In every Olympic event, officials try to keep things is as fair as possible. In track, this means making sure runners cover the same distance. Short distances make this easy–simply paint a perpendicular line across the track to denote the starting and finishing points. This works quite nicely for the 100 meter race.

But what if the distance is longer than 100 meters? Of course, officials *could* use a longer track, creating, say, a 400 meter track for the 400 meter hurdles. But with longer distances, it starts getting difficult for spectators to see all the action. Instead, the answer is a curved track. Modern track and field tracks typically are an oval.

This presents a problem. If you run around the entire track, an inner lane is a shorter distance than an outer lane. The solution to this is to make the athletes start at different points on the track. But how far apart should they start?

Let’s look at an arc length of a circle:

Above you can see two different track lanes. Both lanes have a circular shape. They share the same center, but have different radii. If two runners started and finished next to each other (on a super-short race) they would have the same angular displacement, which I am labeling ?. But they would have different linear distances. It’s fairly easy to calculate both of these arc lengths (which I am calling *s*):

Warning: You must have the angle in units of radians or this won’t work.

Now let’s build a course for the 200 meter sprint. Let me assume the track consists of two 88 meter straight sections joined by circular ends with a radius of 35.75 meters (for the inner lane radius). I obtained these values by measuring the distances as they appear for Hayward Field on Google Maps, so my values are approximations. Maybe I should call these values *L* for the length of the straight part and *r*_{0} for the inner radius.

Clearly there is not enough room to have the entire 200 m race on straightaway. Instead, I’ll start on the curved portion and place the finish line on the end of the straight. This means the finish line will be perpendicular to the track but that the runners will have to start at different positions. Each path will have a straight length of *L* plus some amount of curved track. I can write that as:

The innermost lane must have a larger angular size to equal the same length as outer lanes. If I know the width of a lane, I can find the incremental decrease in angular size as the lane get farther from the center. Wikipedia cites a lane width of 1.22 meters. I will call this value ?*r*. I can write the first two lane distances as:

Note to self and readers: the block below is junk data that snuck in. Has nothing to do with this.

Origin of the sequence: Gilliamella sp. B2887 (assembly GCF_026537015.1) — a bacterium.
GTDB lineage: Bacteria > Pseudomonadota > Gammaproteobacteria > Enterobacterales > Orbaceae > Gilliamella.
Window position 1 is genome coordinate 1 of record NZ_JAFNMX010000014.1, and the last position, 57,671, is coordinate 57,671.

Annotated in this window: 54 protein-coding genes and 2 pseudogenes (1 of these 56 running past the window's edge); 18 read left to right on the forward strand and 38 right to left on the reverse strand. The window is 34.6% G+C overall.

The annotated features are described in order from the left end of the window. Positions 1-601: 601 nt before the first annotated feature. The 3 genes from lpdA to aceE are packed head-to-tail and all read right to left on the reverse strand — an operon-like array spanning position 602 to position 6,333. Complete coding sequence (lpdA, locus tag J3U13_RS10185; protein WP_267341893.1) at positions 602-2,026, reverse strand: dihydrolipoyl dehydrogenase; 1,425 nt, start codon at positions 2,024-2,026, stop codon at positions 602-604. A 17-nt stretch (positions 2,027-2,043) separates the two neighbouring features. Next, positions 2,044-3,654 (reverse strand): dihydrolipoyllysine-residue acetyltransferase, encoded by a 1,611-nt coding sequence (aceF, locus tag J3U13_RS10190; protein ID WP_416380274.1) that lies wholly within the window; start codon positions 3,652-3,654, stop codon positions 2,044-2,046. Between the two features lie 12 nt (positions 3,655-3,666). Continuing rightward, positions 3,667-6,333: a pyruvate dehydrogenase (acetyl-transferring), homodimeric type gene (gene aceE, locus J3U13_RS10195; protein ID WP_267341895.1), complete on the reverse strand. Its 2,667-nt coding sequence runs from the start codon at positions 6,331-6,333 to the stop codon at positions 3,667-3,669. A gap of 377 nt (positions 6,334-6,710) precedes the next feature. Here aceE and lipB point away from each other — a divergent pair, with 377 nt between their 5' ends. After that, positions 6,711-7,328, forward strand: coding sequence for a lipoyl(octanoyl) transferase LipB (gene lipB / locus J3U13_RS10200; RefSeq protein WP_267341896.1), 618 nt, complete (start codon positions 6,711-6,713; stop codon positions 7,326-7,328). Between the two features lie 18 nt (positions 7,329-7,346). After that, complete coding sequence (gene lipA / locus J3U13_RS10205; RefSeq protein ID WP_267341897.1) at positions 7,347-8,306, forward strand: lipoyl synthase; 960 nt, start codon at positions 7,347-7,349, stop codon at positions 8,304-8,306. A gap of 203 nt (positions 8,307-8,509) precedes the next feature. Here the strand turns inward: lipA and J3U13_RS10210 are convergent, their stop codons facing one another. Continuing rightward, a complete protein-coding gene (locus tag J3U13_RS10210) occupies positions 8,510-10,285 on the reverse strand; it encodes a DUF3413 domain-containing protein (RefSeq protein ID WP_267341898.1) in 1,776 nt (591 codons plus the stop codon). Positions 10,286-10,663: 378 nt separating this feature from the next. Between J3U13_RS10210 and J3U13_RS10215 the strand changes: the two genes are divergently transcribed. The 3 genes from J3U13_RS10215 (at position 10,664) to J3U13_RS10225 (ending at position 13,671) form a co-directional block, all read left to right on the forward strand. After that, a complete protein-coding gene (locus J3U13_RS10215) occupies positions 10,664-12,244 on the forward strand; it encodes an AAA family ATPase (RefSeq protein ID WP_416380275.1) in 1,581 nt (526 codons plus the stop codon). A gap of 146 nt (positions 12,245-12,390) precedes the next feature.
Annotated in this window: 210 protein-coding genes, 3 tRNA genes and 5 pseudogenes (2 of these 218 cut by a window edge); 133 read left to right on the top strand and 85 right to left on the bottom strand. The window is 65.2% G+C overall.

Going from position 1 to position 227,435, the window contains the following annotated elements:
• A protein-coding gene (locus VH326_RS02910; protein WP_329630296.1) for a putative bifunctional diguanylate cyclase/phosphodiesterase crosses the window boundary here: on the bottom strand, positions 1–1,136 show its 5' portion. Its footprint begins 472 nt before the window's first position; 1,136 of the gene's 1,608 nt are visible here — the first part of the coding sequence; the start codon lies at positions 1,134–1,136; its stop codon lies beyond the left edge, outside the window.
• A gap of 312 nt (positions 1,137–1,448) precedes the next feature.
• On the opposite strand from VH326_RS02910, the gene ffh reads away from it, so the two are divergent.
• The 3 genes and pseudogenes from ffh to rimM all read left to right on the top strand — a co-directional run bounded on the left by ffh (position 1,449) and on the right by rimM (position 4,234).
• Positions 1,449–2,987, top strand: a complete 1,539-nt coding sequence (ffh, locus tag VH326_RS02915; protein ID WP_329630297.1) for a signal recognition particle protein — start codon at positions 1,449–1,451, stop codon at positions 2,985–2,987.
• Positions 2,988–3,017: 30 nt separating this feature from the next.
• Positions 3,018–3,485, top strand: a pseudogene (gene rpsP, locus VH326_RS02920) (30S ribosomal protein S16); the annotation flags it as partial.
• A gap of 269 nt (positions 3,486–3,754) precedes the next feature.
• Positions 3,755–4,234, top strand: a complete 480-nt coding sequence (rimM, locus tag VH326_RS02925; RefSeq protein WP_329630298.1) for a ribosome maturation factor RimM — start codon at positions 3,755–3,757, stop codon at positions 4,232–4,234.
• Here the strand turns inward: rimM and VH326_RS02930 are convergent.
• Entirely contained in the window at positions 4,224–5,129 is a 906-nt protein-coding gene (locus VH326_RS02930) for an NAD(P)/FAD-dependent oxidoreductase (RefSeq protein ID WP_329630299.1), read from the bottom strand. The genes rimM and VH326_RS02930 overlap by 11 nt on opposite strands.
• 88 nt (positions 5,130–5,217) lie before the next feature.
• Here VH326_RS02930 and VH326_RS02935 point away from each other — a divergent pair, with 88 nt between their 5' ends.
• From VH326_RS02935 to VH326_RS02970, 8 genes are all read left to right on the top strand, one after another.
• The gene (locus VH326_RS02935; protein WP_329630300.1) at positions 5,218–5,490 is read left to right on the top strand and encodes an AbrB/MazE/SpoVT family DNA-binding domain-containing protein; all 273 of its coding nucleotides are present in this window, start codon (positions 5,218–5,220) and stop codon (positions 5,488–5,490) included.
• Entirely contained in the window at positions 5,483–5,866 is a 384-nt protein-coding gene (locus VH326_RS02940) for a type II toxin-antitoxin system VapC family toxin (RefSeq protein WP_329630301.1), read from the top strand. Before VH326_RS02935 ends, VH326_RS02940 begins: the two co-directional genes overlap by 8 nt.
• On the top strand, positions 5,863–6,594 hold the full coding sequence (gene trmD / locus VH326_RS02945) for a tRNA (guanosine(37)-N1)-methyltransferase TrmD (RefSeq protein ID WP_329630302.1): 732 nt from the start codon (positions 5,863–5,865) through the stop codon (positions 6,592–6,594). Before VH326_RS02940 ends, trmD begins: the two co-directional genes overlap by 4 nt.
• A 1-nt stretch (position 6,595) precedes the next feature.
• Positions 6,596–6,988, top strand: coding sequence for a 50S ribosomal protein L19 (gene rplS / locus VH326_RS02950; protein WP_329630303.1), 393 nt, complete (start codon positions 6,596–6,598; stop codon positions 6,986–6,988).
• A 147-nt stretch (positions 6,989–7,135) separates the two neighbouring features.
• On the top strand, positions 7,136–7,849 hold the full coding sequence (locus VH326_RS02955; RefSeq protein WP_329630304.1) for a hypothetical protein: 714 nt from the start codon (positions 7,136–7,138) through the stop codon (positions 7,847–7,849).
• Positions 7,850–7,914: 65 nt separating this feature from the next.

Since they are both 200 meters, I can set the two right sides equal to each other and simplify a bit to get the following:

It probably is safe to assume the product of ?*r* and ?? is small–so I will drop that term. Now I can solve for ??:

Now I can use my value for *r*_{0} and a distance of 200 meters to find the angular position of the inside lane with a value of 3.13 radians (right about at 180 degrees). So, this inner lane starting position will be at the end of the circular part of the track.

The next lane will have a larger radius and thus a smaller starting angle. With these values, the angular adjustment will be 0.107 radians (or 6.13 degrees). Each successive lane will start with a lower angular position by approximately the same amount.

But what about the 400 meter starting position? These will be spread out even more. Since the 400 meter race includes a greater section of curved track (almost 180 degrees worth) the angular position for the inside lane has a larger value and gives the change in angular position a greater value as well.

Some race events do not have lane restrictions and runners can move to the innermost lane. For these events, the starting line is curved such that everyone starts about the same distance from the first inside curve.

Although all the lanes in a race cover the same distance, some runners prefer particular lanes. The innermost lane has the disadvantage of not being able to see the other runners and also has the smallest radius of curvature (so you must turn harder). I would guess that this would be the least desirable lane, but I’m not a runner.